14. ^ "Chittenden Locks small chamber closing 12 days for annual maintenance (press release)" (Press release). US Army Corps of Engineers, Seattle District. March 9, 2012. Retrieved March 16, 2012. 
  15. ^ a b "Lake Washington Ship Canal: Hiram M. Chittenden Locks" (2006), p. 8.
  16. ^ a b c d e "The Lake Washington Ship Canal Fish Ladder", p. 2. This document is in the public domain, and some of the wording here is almost verbatim from the pamphlet.
  17. ^ a b "The Lake Washington Ship Canal Fish Ladder", p. 6.
  18. ^ a b "The Lake Washington Ship Canal Fish Ladder", p. 3.
  19. ^ "The Lake Washington Ship Canal Fish Ladder", p. 4.
  20. ^ "The Lake Washington Ship Canal Fish Ladder", p. 5–6.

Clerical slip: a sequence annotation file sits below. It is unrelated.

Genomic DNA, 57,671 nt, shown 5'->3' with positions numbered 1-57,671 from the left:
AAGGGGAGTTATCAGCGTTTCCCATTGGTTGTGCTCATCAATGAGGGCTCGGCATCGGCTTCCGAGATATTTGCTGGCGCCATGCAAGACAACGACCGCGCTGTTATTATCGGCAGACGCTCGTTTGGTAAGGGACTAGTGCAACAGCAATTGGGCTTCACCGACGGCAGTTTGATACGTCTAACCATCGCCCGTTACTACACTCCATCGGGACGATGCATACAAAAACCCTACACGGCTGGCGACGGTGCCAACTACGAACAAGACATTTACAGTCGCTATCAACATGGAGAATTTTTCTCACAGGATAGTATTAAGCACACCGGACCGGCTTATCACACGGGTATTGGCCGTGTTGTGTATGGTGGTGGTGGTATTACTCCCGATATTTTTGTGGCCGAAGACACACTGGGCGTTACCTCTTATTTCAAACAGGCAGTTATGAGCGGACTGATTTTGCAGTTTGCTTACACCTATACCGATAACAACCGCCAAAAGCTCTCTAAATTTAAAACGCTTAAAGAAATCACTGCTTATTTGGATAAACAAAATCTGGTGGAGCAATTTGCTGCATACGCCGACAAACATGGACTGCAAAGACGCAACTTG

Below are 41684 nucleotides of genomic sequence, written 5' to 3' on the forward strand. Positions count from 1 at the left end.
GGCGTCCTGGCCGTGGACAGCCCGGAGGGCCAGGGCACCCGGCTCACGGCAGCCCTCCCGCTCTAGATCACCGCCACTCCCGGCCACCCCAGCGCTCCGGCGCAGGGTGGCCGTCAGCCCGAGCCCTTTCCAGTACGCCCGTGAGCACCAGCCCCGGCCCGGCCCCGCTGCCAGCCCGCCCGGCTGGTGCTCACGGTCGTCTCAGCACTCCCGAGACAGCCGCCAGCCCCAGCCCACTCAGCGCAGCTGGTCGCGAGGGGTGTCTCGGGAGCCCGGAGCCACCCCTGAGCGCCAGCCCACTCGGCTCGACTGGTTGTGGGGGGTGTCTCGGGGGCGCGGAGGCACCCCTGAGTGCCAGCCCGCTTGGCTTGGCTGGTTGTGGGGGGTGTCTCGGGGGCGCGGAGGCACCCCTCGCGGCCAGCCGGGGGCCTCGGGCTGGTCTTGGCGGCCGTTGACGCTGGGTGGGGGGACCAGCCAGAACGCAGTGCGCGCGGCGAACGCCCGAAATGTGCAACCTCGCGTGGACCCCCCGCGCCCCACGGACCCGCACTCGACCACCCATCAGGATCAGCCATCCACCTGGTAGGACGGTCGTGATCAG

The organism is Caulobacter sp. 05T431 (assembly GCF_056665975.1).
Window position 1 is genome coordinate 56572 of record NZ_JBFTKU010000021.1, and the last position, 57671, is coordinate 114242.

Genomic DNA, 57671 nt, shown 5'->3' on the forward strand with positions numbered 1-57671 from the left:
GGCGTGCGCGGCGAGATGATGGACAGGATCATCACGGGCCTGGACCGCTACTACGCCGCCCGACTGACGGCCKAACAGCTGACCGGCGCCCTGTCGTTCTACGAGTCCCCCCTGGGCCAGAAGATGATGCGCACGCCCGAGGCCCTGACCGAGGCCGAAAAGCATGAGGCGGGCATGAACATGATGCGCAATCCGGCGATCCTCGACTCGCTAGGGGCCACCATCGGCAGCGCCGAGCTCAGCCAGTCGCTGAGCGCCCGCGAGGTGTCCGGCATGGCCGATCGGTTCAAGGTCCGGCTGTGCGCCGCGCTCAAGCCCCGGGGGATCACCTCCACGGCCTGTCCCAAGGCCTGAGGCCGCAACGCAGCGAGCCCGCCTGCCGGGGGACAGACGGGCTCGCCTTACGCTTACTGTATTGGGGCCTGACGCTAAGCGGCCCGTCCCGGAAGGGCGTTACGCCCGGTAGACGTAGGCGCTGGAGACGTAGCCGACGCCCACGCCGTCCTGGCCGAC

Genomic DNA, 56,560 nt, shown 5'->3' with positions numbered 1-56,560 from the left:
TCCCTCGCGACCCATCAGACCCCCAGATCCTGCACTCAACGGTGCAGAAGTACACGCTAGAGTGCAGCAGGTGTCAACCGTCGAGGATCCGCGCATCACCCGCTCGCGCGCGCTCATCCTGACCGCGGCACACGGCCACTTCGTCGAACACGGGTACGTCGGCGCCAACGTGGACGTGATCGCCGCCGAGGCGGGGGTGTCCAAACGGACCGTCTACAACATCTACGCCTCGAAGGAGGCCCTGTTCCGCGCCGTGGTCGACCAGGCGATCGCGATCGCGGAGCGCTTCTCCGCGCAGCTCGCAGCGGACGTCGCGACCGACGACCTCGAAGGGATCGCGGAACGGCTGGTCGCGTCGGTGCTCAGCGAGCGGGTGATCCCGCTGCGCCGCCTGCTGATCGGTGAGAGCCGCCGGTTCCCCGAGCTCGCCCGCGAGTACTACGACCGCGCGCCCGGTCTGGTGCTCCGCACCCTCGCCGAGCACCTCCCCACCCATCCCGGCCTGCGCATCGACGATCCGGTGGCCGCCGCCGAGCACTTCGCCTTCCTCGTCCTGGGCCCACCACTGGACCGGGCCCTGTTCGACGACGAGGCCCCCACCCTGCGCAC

• "Lake Washington Ship Canal and Hiram M. Chittenden Locks" (pamphlet), U.S. Government Printing Office: 1999-791-887. As work of the Federal Government, this document is in the public domain, and some of the wording in this article is almost verbatim from the pamphlet.
  • "The Lake Washington Ship Canal Fish Ladder" (pamphlet), U.S. Government Printing Office: 1996-792-501. As work of the Federal Government, this document is in the public domain, and some of the wording in this article is almost verbatim from the pamphlet.
  • "Lake Washington Ship Canal: Hiram M. Chittenden Locks" (pamphlet), US Army Corps of Engineers, 2006. As work of the Federal Government, this document is in the public domain, and some of the wording in this article is almost verbatim from the pamphlet.

External links[edit]

Coordinates: 47°39′55.68″N 122°23′49.56″W / 47.6654667°N 122.3971000°W / 47.6654667; -122.3971000